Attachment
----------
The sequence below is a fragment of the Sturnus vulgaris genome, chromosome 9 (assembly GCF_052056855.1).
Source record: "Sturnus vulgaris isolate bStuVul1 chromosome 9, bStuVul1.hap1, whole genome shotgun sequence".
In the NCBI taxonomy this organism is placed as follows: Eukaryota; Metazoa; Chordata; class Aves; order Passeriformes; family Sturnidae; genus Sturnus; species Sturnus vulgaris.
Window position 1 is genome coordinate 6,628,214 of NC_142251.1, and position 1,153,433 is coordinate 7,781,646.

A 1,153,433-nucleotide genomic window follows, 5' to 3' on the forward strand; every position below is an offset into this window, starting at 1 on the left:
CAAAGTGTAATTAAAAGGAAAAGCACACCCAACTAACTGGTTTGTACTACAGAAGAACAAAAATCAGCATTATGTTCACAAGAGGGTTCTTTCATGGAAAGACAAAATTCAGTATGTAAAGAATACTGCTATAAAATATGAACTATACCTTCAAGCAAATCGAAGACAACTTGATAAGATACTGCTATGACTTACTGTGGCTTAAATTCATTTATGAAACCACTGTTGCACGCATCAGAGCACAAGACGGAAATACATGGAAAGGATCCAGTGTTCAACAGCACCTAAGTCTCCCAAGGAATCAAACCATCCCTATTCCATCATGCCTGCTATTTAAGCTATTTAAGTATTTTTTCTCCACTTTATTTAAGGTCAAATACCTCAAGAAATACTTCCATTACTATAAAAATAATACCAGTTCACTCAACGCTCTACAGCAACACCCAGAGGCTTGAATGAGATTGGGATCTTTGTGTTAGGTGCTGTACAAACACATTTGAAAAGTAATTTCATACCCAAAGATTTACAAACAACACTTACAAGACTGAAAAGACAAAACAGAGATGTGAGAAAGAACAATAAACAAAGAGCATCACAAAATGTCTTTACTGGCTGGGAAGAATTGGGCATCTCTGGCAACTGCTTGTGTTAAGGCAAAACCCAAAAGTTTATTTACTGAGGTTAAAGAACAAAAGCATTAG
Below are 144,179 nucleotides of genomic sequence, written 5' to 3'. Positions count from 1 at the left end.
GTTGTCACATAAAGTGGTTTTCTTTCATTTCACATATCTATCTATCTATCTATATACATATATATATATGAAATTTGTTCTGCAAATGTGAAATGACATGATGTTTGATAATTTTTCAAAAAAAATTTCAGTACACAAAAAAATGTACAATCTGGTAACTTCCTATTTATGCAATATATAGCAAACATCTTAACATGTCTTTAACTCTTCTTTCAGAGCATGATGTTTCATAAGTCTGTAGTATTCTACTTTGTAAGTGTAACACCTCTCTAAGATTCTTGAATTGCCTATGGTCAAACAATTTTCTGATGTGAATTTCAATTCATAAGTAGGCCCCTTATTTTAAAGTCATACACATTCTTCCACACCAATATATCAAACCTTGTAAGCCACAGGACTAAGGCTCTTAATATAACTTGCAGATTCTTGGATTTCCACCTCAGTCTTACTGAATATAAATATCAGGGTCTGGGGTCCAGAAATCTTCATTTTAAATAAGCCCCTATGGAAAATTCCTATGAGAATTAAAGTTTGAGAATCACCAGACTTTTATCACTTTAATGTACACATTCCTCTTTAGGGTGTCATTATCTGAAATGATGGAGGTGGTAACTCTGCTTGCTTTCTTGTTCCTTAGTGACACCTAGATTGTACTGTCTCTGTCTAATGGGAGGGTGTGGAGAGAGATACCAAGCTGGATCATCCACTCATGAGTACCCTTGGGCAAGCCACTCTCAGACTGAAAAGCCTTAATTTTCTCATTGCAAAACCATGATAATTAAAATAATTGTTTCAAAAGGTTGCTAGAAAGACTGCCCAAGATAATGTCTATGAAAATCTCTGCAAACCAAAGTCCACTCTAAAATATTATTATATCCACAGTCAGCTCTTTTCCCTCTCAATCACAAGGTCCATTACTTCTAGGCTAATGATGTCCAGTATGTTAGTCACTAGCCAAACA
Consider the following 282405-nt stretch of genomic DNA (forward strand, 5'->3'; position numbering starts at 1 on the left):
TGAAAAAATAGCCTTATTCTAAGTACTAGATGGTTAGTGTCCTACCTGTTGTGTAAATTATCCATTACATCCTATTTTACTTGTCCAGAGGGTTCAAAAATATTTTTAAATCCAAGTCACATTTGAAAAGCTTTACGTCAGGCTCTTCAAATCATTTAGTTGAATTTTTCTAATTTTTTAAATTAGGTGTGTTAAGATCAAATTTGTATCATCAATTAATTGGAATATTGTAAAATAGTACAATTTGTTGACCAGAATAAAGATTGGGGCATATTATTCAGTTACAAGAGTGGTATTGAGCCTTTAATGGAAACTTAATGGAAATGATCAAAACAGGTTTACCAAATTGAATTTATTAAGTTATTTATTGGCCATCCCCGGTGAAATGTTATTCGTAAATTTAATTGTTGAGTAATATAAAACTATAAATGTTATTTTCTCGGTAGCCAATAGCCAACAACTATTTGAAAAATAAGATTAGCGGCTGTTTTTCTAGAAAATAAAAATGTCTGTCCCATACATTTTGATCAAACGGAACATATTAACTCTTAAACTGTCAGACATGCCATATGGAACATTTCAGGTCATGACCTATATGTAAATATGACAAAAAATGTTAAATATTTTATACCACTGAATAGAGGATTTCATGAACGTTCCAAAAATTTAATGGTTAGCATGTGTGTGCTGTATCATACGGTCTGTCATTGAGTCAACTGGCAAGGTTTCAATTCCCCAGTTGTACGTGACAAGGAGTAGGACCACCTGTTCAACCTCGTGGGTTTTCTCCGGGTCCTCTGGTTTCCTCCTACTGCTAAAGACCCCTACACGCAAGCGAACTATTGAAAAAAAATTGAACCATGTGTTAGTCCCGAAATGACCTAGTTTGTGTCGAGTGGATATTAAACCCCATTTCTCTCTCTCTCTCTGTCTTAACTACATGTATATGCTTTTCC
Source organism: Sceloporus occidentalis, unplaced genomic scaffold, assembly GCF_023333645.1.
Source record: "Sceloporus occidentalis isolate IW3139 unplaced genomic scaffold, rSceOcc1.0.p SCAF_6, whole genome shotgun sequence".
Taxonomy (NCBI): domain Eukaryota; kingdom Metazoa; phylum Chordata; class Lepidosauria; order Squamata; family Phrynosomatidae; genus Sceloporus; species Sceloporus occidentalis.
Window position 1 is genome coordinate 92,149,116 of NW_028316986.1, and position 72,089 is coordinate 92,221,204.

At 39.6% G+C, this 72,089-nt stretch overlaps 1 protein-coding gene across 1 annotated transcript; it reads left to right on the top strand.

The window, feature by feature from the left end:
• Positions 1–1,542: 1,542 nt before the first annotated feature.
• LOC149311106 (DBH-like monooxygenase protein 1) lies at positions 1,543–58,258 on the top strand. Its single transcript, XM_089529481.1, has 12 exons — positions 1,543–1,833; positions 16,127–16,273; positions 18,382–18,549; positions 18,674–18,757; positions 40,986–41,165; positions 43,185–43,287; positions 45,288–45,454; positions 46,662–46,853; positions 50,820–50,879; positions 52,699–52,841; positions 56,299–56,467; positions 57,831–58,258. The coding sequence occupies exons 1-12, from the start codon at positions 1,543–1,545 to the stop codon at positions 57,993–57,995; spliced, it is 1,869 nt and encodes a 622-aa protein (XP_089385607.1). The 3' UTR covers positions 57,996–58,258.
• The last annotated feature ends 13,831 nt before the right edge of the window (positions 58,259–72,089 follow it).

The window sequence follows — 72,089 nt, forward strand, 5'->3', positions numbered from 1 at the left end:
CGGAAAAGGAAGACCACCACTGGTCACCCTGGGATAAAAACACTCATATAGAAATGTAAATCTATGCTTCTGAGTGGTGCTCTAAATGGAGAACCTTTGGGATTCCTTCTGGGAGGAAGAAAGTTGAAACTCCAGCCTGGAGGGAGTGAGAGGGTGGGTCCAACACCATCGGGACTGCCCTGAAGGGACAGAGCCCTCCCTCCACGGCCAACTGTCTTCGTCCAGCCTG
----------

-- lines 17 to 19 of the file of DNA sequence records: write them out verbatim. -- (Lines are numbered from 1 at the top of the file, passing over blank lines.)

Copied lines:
• Positions 1–1,542: 1,542 nt before the first annotated feature.
• LOC149311106 (DBH-like monooxygenase protein 1) lies at positions 1,543–58,258 on the top strand. Its single transcript, XM_089529481.1, has 12 exons — positions 1,543–1,833; positions 16,127–16,273; positions 18,382–18,549; positions 18,674–18,757; positions 40,986–41,165; positions 43,185–43,287; positions 45,288–45,454; positions 46,662–46,853; positions 50,820–50,879; positions 52,699–52,841; positions 56,299–56,467; positions 57,831–58,258. The coding sequence occupies exons 1-12, from the start codon at positions 1,543–1,545 to the stop codon at positions 57,993–57,995; spliced, it is 1,869 nt and encodes a 622-aa protein (XP_089385607.1). The 3' UTR covers positions 57,996–58,258.
• The last annotated feature ends 13,831 nt before the right edge of the window (positions 58,259–72,089 follow it).